SUB-PROBLEMS INCLUDING LEADING TO IMPAIRMENT AND BEST PRACTICES FOR STAND-ALONE SURGICAL UNITS
(See endnotes 54, 55)
Specialized surgical outpatient programs have been developed in stand-alone units where individuals do not have to remain overnight in a hospital for recovery purposes. Up to 80% of operative procedures are now carried out in these day surgery units in the United States. Also, many of the invasive procedures for diagnostic purposes are also carried out in these units. This practice of using off-site facilities has become popular because of a substantial amount of cost-saving and because it reduces the number of inpatient beds needed at hospitals. It has been found that there is a considerable reduction in the risk of cross-infection compared to hospitals if all procedures and standards established by the appropriate authorities including The Joint Commission in the United States are followed rigorously. There is less stress for patients and their families and the patient has a quicker return to normal life. However, it is absolutely essential that each of these units be accredited by The Joint Commission and that the facility follows the accreditation standards for all procedures.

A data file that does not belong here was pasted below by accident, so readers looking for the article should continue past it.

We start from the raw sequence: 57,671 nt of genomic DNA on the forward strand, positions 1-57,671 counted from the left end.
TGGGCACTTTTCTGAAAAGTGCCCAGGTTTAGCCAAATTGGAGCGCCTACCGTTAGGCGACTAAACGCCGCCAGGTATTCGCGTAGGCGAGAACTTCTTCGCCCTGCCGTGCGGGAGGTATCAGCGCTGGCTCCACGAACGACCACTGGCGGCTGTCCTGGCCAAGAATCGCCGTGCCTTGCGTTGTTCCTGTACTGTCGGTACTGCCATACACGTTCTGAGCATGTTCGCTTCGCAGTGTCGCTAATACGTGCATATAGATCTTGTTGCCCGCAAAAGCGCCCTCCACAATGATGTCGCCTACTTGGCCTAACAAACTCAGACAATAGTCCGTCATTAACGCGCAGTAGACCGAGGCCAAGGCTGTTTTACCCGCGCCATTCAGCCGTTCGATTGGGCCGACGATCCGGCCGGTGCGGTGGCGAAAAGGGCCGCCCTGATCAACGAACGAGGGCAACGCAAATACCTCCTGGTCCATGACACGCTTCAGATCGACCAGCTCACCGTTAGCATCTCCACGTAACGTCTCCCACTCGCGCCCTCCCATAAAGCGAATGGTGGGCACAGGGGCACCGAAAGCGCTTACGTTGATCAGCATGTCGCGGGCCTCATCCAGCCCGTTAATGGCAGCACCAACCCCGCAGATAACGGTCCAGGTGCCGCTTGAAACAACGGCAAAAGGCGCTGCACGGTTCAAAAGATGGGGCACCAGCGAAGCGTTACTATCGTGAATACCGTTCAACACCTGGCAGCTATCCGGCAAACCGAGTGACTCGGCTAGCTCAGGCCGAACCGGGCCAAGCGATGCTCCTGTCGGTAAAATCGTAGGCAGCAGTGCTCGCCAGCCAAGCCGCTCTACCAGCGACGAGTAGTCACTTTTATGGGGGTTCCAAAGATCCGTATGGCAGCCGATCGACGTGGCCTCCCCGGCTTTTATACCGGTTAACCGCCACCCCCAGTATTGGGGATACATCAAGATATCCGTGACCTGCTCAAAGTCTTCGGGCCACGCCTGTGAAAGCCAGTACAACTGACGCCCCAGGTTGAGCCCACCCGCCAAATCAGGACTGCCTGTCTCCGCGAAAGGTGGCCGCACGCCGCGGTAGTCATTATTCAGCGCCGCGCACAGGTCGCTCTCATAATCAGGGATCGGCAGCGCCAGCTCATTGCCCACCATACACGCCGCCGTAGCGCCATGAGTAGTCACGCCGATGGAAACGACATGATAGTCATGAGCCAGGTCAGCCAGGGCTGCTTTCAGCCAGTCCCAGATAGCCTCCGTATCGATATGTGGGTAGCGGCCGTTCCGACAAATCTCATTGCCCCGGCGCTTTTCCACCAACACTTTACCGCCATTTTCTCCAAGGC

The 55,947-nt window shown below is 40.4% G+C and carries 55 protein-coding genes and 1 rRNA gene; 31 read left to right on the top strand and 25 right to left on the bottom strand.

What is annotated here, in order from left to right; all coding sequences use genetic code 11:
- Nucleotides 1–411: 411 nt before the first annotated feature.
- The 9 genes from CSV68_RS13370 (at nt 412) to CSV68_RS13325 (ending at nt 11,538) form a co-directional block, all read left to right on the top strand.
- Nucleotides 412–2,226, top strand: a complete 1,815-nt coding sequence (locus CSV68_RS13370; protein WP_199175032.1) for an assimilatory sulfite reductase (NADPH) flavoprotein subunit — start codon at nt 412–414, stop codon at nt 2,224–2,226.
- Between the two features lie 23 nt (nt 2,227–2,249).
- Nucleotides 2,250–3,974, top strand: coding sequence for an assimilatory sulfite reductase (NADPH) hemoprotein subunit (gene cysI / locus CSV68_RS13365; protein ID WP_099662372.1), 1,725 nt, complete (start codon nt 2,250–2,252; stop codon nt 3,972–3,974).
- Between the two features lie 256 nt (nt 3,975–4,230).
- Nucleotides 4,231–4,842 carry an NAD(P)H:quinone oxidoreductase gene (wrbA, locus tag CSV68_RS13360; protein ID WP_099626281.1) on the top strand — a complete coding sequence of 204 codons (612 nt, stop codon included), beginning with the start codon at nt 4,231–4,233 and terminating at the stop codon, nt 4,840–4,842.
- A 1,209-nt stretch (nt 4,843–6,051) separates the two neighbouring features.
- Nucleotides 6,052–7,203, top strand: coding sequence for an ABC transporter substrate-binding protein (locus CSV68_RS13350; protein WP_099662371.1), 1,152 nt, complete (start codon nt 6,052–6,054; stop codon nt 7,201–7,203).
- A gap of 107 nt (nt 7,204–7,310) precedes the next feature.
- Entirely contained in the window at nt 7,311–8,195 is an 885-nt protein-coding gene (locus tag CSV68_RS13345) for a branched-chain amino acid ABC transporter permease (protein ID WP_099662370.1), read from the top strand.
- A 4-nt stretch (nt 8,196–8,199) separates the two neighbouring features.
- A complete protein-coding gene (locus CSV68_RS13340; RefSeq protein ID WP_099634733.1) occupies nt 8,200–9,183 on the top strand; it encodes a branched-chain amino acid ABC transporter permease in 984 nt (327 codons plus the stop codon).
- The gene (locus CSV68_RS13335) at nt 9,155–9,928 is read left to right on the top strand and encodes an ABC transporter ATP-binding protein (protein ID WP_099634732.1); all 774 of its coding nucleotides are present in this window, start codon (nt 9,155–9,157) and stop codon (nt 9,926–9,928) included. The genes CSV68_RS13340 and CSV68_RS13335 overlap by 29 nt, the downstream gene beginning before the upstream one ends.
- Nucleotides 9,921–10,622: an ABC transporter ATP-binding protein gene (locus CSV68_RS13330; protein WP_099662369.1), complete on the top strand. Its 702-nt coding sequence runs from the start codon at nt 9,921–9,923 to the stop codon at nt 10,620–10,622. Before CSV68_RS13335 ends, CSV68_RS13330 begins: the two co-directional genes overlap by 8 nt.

Best Practices for Stand-Alone Surgical Units (contact The Joint Commission for further
information, and see endnote 60)
• It is absolutely essential that each stand-alone surgical unit is accredited by The Joint Commission and that the facility follows the accreditation standards in great detail for all procedures and that a single individual who is a high-level administrator supervises the entire program.